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Man United legend right to criticise Louis van Gaal

| 30.10.2015

Paul Scholes has criticised current Manchester United manager Louis van Gaal, claiming his former side don’t play with the flair or entertainment value they were once famous for.

Speaking to the BBC, Scholes said: “It’s now a team you wouldn’t want to play against because they’re tightly organised.

“But it seems Van Gaal doesn’t want players to beat men and it’s probably not a team I’d have enjoyed playing in.”

Responding in his weekly press conference, the United boss said: “Sticks and stones will break my bones, words will not hurt me.”

Elaborating on this playground parable, he added: ” I don’t agree with his opinion, I always take risks. Manchester United is always entertaining.”

Despite the Dutchman’s protestations, it is easier to side with the former midfielder.

The Red Devils have only scored 15 goals this season, less than any other team in the top six, and have played out three 0-0 draws in all competitions.

Furthermore, the 62 goals scored in Van Gaal’s first season was the lowest in ten seasons for the 13-time Premier League winners, with the side somehow managing to be less prolific than the days under David Moyes.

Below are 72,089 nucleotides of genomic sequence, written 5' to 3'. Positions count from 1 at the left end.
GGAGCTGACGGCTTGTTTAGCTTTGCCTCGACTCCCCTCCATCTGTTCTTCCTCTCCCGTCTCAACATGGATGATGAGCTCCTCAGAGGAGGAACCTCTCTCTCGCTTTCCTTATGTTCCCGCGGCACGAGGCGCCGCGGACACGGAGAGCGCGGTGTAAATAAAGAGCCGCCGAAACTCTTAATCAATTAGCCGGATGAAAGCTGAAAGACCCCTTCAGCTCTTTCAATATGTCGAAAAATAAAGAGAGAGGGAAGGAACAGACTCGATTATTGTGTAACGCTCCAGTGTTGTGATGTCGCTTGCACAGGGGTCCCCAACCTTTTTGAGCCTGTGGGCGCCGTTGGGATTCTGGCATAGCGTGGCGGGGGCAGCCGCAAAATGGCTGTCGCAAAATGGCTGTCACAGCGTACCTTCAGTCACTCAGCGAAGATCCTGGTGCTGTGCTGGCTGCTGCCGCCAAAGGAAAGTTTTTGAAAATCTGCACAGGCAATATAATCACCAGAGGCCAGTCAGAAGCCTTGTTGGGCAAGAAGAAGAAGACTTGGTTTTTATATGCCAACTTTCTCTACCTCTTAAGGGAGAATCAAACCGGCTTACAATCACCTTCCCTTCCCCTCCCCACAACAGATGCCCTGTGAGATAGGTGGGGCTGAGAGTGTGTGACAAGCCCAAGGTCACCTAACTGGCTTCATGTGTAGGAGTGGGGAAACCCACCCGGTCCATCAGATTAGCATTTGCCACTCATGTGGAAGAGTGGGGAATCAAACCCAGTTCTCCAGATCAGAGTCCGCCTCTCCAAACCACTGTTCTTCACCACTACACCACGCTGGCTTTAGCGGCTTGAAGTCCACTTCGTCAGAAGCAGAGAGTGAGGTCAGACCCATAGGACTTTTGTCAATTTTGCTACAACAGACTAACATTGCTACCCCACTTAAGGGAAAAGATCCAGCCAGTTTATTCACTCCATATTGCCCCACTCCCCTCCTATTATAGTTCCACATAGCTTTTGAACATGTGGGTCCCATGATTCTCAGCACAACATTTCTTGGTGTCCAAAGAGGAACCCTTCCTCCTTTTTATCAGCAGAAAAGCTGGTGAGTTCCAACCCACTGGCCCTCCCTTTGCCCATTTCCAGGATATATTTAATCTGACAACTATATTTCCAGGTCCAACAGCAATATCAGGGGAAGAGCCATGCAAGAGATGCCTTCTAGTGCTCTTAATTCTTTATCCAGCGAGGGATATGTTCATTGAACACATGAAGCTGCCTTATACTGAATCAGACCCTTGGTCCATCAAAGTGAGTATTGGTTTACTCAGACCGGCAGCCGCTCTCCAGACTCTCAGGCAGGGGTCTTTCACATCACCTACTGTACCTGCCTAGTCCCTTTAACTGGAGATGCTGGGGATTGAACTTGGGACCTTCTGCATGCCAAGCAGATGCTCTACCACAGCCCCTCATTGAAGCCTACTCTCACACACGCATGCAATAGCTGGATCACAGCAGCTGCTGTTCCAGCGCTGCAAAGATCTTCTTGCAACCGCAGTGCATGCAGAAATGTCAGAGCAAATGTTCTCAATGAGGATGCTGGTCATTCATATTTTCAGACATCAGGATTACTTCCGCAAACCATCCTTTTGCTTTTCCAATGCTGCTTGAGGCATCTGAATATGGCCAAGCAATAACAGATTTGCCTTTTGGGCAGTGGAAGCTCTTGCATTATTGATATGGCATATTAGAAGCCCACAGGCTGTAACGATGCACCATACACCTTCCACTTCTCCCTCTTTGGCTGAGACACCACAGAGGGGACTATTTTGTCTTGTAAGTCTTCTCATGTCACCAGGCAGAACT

If they carry on at the scoring rate they have shown during this campaign, they will break that record again.

The 64-year-old gaffer also seems to struggle in bringing the best out of flair players, take Memphis Depay for example.

After a blistering season at PSV Eindhooven where he scored 25 times and provided five assists, much was expected of the 21-year-old winger at Old Trafford.

However he has failed to deliver so far in his burgeoning United career, scoring only once in eight Premier League appearances.

Depay is averaging 1.4 dribbles a game currently compared to 2.7 in his last campaign at PSV, highlighting how his boss is reining in on flair players being allowed to run at defences.

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Dan Ross

After a brief stint as a commentator, Dan took his passion for football into writing and went on to gain an NCTJ in sports journalism. A lifelong Walsall fan, he's followed the Saddlers through the highs, getting to Wembley for the first time ever last season, and the lows, namely relegation to League Two in 2006.